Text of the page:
Using the material from item A and elsewhere assess the contribution of functionalism to our understanding of families and households. Functionalists have a structural approach and believe that our behaviour is determined by society. It is based on a shared value consensus; this is where a set of social norms and functions are followed to meet goals and aims. Functionalists also believe that the family is the key essential part of all society. Functionalism is a Macro theory this means it is a large scale theory which has a broad array of information.
With family being the primary factor for being the way that we act functionalists believe it is important that the family socialises the children properly so that they can pass on these norms and values, This will there for ensure that the children will confirm to laws and rules. Functionalists favour the nuclear family as part of a post industrialisation family. This is because during the time that functionalism was around there weren't many extended families due to the factors such as the war. This would give the mother and father there separate roles within the family. The father would go out to be the “breadwinner” whilst the mother would stay at home to support the family emotionally and domestically such as cooking food and the safeguarding of children.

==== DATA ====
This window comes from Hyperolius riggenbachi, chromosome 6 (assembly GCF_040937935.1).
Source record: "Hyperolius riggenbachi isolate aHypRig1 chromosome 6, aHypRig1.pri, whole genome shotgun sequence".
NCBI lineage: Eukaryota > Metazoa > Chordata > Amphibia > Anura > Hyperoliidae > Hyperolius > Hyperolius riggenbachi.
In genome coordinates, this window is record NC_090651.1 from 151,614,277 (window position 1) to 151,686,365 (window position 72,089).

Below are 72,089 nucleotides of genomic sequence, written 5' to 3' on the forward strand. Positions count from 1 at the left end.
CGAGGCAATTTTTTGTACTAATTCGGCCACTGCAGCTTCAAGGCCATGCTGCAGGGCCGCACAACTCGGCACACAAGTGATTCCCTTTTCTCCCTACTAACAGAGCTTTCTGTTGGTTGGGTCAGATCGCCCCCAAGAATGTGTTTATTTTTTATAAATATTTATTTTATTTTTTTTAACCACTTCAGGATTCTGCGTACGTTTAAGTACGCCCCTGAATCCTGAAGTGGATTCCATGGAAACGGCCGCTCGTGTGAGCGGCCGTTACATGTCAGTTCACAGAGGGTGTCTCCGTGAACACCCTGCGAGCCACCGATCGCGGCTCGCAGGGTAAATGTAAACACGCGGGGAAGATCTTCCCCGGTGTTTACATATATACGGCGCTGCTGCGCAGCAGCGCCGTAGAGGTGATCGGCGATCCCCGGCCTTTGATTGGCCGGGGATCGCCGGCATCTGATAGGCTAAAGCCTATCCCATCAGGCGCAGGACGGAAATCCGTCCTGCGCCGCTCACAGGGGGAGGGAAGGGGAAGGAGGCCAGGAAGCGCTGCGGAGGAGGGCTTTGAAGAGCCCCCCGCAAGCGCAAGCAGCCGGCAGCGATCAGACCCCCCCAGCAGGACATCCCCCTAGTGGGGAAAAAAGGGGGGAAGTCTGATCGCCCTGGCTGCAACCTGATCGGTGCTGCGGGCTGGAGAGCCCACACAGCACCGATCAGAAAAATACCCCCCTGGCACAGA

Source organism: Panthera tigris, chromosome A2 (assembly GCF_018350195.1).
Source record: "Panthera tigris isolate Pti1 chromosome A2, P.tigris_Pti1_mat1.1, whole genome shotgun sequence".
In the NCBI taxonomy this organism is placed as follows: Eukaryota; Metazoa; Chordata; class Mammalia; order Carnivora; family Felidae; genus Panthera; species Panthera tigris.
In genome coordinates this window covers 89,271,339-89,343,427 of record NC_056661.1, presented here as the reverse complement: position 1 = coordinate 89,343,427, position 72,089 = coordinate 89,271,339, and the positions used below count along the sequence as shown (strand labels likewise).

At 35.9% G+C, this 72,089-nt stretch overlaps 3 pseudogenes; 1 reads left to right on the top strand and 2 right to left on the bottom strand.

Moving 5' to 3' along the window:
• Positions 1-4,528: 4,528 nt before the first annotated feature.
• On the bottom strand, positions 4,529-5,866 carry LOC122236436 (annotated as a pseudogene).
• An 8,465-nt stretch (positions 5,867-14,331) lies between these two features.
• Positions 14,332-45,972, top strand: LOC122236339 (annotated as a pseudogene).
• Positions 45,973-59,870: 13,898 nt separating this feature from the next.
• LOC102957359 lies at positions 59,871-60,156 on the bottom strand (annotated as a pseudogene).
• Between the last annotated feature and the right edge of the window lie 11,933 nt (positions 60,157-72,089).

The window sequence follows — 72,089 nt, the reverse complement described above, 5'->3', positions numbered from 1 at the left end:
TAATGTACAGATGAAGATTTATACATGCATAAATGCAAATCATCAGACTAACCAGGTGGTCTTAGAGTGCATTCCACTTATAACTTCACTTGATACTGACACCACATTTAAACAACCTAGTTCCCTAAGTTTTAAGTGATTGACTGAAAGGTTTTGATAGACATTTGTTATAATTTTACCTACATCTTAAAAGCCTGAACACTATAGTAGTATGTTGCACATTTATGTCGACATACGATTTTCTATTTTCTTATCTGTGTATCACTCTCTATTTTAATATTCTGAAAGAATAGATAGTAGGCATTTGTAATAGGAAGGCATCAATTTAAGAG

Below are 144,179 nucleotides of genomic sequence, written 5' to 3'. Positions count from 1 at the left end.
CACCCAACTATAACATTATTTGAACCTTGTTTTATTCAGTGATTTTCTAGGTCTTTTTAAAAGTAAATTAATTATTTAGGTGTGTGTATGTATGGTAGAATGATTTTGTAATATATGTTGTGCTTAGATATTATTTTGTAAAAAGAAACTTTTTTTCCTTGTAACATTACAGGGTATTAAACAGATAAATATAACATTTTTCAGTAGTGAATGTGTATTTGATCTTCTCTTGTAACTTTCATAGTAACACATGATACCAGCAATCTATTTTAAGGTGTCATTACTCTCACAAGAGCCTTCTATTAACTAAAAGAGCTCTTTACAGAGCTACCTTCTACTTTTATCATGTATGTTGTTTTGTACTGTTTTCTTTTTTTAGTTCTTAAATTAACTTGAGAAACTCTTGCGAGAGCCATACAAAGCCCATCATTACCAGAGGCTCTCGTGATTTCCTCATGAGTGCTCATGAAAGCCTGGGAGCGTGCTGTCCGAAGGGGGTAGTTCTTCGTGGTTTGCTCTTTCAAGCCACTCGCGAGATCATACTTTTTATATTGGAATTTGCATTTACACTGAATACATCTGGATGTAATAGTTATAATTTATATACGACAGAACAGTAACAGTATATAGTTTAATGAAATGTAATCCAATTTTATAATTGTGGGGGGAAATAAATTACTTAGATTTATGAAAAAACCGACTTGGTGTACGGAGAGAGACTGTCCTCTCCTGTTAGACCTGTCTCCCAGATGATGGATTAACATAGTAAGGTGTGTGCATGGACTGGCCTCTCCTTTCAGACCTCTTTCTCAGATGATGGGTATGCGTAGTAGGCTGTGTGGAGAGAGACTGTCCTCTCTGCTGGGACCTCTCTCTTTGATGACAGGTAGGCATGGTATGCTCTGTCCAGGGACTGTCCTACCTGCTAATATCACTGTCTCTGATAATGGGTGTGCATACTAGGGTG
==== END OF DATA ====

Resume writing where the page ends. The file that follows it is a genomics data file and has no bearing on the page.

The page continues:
Family Systems and Healthy Development Liberty University Family Systems and Healthy Development In today’s world, families are dynamic and interdependent systems. The developmental processes of the children in the family are deeply affected by how the family system operates. However, a family’s structure does not determine whether it is a healthy family system or not. Today, families consist of single parents, stepparents, divorced parents, remarried parents, grandparents, aunts and uncles. They are all able to contribute to a healthy functioning family system by meeting each family member’s needs and encouraging positive communication (Jamiolkowski, 2008).